Bibliometrics, Scientometrics and Research Valuation

How do you know what constitutes ‘good science?’ It’s tough and yet that is the task that faces many researchers and institutions. Funders need to make those judgements in order to decide who does and doesn’t get support for their work. Institutions have an obligation to hire and promote on the basis of how good someone’s research is.

And, of course, individual researchers make the call when acting as peer reviewers for journals, but also in making important decisions about their own careers. This is high-risk stuff. Poorly informed decisions harm individuals, institutions and society as a whole.

It is not surprising, therefore, that some serious attempts have been made to establish standards by which valid and reliable judgements can be made. This is going to be a long journey, and we have a long way to go yet, but as is often said about such complex matters, we cannot ‘let the perfect become the enemy of the good.’ We need to work with what we have as we work towards something better.

In this blog, we hope to promote vigorous and scholarly discussion about research, and we hope that much of that discussion will be based on robust reasoning and the right amount of objective information, including metrics. I suspect that a topic we will return to often will be the correct use of metrics, and so I wanted to propose a kind of ontology that we might refer to. I want to make the distinction between bibliometrics, scientometrics and research valuation. These terms are often conflated and, indeed, it would be hard to draw a sharp line between them. It has been pointed out that part of the confusion is that bibliometrics, scientometrics, and the related informetrics often share much the same methods and serve a common intent.1 But let’s see if we can make some general distinctions.

The term bibliometrics has several good and largely congruent definitions in the literature, and these definitions pretty much agree that bibliometrics are concerned with the quantitative assessment of publications. I suppose that a primitive level of bibliometrics would include article word count, but these days in science the term is more often used to refer to measures such as numbers of articles published in a journal or number of citations received by an article. In that sense, we might say that bibliometrics are quite one-dimensional. Bibliometrics do not speak directly to the quality of what is published, although they are sometimes used to infer quality.

Scientometrics are a bit different in that they are often intended to be used in judging the science or the scientist, rather than the publication. Hence, I suppose, a discovery of great scientific merit could appear in a lowly ranked journal and not be widely read, but still be a great discovery – the bibliometrics and the scientometrics would therefore tell different stories. The inverse is also true – some really bad science can appear in highly rated journals and garner lots of citations. A great example of that is Andrew Wakefield’s fraudulent study of the relationship between MMR vaccine and autism, which was published in the Lancet. In any event, the ‘metrics’ of scientometrics tend to be multi-dimensional and may be represented mathematically by formulae incorporating several bibliometric variables. In this sense, scientometrics may be an attempt to ‘triangulate’ the value of research or researchers, rather than investing in a discrete but one-dimensional variable.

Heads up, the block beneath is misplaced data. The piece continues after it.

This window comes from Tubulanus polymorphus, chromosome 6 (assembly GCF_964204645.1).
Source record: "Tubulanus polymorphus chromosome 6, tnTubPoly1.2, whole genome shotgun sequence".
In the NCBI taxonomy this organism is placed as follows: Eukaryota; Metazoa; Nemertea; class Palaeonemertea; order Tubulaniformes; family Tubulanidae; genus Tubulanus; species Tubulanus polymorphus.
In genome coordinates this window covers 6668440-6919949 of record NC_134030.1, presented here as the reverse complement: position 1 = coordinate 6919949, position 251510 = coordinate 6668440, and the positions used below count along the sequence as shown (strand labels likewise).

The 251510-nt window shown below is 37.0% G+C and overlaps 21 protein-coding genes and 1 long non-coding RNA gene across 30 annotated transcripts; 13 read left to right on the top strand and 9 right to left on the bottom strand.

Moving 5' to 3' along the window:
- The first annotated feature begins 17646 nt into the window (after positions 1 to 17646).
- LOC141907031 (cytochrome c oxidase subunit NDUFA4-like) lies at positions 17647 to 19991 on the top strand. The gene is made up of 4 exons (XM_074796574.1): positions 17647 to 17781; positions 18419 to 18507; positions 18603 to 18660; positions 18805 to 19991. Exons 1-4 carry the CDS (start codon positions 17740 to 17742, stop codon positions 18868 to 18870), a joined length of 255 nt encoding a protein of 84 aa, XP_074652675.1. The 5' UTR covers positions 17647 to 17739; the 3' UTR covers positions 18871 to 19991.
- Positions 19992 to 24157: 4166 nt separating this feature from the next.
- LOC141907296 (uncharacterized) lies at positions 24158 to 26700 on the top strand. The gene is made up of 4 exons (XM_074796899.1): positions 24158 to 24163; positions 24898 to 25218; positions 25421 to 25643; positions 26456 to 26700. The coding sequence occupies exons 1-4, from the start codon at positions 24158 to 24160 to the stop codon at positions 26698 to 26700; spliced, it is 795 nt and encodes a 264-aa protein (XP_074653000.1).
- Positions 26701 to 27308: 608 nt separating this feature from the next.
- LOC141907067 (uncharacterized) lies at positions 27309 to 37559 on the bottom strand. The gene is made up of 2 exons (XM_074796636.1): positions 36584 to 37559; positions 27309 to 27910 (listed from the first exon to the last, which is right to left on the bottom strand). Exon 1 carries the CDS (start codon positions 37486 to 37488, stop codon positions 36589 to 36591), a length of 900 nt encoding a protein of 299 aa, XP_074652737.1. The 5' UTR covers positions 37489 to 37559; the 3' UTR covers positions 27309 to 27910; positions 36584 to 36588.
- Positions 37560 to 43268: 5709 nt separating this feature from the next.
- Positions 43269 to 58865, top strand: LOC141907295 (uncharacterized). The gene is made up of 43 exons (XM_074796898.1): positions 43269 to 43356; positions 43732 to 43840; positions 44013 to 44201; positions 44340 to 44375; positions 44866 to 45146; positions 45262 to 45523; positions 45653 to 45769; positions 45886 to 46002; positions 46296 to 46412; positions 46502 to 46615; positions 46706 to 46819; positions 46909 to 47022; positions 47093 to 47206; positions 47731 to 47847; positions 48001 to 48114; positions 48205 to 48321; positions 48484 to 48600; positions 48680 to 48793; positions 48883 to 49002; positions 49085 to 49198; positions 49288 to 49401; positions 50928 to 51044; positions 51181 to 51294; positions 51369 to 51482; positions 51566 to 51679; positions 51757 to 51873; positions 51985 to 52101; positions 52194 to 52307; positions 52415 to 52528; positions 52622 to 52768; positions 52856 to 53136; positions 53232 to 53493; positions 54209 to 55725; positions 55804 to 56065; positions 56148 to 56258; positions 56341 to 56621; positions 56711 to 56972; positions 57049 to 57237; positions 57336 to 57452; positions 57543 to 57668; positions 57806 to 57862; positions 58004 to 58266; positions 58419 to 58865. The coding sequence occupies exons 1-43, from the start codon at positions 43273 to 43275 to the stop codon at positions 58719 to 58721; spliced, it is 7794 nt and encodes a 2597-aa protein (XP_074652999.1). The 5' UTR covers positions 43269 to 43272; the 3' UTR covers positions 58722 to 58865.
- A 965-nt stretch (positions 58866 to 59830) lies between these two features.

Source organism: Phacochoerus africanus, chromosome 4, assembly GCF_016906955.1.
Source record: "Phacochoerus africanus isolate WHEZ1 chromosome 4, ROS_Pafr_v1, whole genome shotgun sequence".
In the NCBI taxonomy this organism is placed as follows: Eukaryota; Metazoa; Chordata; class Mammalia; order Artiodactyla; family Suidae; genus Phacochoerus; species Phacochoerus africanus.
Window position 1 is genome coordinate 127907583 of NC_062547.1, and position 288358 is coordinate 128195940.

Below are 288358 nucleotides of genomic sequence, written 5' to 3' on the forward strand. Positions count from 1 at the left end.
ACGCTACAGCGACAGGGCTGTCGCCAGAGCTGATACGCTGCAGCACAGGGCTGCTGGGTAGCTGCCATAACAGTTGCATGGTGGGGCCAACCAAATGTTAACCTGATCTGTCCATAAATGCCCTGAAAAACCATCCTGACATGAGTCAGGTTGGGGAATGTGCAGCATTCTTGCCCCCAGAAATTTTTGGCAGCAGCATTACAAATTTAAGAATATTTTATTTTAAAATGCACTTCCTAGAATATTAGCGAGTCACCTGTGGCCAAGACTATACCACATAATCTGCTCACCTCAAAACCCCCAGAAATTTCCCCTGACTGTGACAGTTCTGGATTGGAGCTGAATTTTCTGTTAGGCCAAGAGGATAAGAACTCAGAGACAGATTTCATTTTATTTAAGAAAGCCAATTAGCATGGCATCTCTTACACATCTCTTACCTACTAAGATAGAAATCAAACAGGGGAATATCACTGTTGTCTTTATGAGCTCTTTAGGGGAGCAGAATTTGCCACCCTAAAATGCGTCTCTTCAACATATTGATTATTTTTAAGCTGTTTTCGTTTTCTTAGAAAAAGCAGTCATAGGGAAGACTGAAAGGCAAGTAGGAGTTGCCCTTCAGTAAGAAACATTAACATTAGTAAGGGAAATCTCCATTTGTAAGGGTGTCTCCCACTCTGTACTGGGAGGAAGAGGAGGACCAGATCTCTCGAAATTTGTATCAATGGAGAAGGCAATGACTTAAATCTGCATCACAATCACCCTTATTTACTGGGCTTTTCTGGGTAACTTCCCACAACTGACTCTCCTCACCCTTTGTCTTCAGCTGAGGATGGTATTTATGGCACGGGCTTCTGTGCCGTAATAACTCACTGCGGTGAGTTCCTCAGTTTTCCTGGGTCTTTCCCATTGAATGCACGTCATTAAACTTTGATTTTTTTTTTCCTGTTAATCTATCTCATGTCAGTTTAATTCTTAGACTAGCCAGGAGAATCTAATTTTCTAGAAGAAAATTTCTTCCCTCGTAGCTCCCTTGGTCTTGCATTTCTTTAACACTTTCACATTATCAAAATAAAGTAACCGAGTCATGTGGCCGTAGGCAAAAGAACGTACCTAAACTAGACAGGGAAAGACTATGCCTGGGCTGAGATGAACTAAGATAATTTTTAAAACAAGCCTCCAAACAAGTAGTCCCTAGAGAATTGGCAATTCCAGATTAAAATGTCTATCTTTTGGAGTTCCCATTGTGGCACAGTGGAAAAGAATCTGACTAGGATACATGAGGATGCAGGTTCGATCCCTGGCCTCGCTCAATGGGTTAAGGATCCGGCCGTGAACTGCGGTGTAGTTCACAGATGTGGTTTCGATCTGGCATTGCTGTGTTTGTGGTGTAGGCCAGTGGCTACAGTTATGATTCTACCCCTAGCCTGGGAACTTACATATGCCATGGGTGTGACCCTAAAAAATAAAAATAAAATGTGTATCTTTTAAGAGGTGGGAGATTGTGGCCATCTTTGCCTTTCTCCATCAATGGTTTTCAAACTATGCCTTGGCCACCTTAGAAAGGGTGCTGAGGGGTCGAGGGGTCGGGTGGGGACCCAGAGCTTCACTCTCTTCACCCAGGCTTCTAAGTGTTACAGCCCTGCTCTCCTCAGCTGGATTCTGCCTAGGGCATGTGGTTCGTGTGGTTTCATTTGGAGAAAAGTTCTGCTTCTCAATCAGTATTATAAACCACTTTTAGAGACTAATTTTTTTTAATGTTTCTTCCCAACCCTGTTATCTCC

Part of the appeal of metrics is that they are often easy (read ‘cheap’) to obtain and they are likely to be relatively free of bias.2 On the other hand, research stakeholders have become adept at gaming the metrics and one is never quite sure whether one is measuring the right thing. The rubber hits the road on this one when we are called upon to decide whether a researcher, a research team or a project are ‘good.’ The decisions, of course, are usually employed to inform future courses of action, and yet the evaluation of science is really only possible in retrospect. What to do?3

One approach to a more wholistic evaluation of science has been the growth in ‘altmetrics.’ While we may question whether the solution to the metrification of the research enterprise is more metrification, the popularity of altmetrics is likely only to grow.4 These measures often involve the quantification of the social media presence of research, an admirable acknowledgement of the importance of the social context of science. Other measures which might also fall under the moniker of ‘altmetrics’ include, for example, the scoring of the research institution against the United Nations’ Sustainable Development Goals (SDGs).

It should be apparent that we are a long way from a consensus on how to define good science, but it must be heartening that the question is in the open and subject to much sensible exploration.


  1. Yang S, Yuan Q. Are scientometrics, informetrics, and bibliometrics different? The 16th International Conference on Scientometrics & Informetrics.
  2. Mryglod O, Kenna R, Holovatch Y, Berche B. Absolute and specific measures of research groups excellence. Scientometrics 2013;95:115-127.
  3. Milne AA. Winnie the Pooh. 1926. Mathuen & Co Ltd. London.
  4. Peters I, Kraker P, Lex E, Gumpenberger C, Gorraiz J. Research data explore: an extended analysis of citations and altmetrics. Scientometrics 2016;107:723-744.

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